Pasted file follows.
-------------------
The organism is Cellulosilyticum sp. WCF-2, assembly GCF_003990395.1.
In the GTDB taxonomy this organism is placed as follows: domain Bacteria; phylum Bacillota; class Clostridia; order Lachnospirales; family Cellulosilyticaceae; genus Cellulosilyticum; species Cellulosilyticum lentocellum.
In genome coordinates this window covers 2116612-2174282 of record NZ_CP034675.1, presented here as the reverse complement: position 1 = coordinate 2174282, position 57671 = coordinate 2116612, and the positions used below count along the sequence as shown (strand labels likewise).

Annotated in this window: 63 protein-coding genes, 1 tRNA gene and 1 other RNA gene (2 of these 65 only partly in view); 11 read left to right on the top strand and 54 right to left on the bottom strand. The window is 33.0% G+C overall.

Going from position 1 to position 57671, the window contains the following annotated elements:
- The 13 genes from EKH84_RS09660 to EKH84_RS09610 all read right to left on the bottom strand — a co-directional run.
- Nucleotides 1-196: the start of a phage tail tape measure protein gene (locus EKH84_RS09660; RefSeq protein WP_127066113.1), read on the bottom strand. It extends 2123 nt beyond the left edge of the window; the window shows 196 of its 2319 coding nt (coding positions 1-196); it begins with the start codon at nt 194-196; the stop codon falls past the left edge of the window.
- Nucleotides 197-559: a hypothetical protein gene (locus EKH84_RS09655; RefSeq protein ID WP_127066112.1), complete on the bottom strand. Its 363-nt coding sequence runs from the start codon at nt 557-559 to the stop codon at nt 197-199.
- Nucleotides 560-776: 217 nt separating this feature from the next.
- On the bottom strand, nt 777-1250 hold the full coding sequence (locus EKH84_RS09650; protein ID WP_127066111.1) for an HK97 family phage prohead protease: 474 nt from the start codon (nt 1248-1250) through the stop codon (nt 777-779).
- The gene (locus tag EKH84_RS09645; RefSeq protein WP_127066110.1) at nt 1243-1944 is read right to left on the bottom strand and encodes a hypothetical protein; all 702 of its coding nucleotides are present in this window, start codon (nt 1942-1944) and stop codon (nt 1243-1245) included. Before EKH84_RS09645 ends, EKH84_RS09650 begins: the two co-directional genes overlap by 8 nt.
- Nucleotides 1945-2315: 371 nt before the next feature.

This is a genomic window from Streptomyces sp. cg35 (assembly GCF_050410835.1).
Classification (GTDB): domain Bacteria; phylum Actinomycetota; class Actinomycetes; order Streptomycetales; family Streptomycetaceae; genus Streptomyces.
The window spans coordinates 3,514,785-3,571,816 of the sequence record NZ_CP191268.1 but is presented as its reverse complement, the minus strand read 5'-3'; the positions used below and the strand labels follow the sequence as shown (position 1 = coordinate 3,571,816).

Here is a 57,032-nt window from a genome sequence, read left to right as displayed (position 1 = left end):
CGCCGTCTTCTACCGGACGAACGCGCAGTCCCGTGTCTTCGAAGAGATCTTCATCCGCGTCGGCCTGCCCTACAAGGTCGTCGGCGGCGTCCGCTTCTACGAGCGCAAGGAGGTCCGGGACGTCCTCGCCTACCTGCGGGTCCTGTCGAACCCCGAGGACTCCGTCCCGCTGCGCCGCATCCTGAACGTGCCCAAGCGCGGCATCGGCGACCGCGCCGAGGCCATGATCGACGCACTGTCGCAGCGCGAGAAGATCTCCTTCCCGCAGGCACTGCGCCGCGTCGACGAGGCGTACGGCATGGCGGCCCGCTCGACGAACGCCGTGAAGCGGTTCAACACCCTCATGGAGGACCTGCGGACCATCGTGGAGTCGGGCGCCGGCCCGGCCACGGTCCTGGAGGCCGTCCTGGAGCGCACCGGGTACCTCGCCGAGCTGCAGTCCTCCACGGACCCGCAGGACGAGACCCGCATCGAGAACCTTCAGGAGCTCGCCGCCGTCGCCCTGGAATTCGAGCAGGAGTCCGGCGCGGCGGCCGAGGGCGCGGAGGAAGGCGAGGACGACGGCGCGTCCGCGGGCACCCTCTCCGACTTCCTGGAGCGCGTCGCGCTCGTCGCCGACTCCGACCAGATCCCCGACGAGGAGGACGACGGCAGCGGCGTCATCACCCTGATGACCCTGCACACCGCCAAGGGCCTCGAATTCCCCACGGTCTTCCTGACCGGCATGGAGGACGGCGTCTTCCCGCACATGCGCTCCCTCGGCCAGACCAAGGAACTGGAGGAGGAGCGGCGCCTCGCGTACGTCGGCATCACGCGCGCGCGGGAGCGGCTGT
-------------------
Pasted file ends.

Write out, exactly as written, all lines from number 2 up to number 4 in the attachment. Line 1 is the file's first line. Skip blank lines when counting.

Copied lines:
In the GTDB taxonomy this organism is placed as follows: domain Bacteria; phylum Bacillota; class Clostridia; order Lachnospirales; family Cellulosilyticaceae; genus Cellulosilyticum; species Cellulosilyticum lentocellum.
In genome coordinates this window covers 2116612-2174282 of record NZ_CP034675.1, presented here as the reverse complement: position 1 = coordinate 2174282, position 57671 = coordinate 2116612, and the positions used below count along the sequence as shown (strand labels likewise).

Annotated in this window: 63 protein-coding genes, 1 tRNA gene and 1 other RNA gene (2 of these 65 only partly in view); 11 read left to right on the top strand and 54 right to left on the bottom strand. The window is 33.0% G+C overall.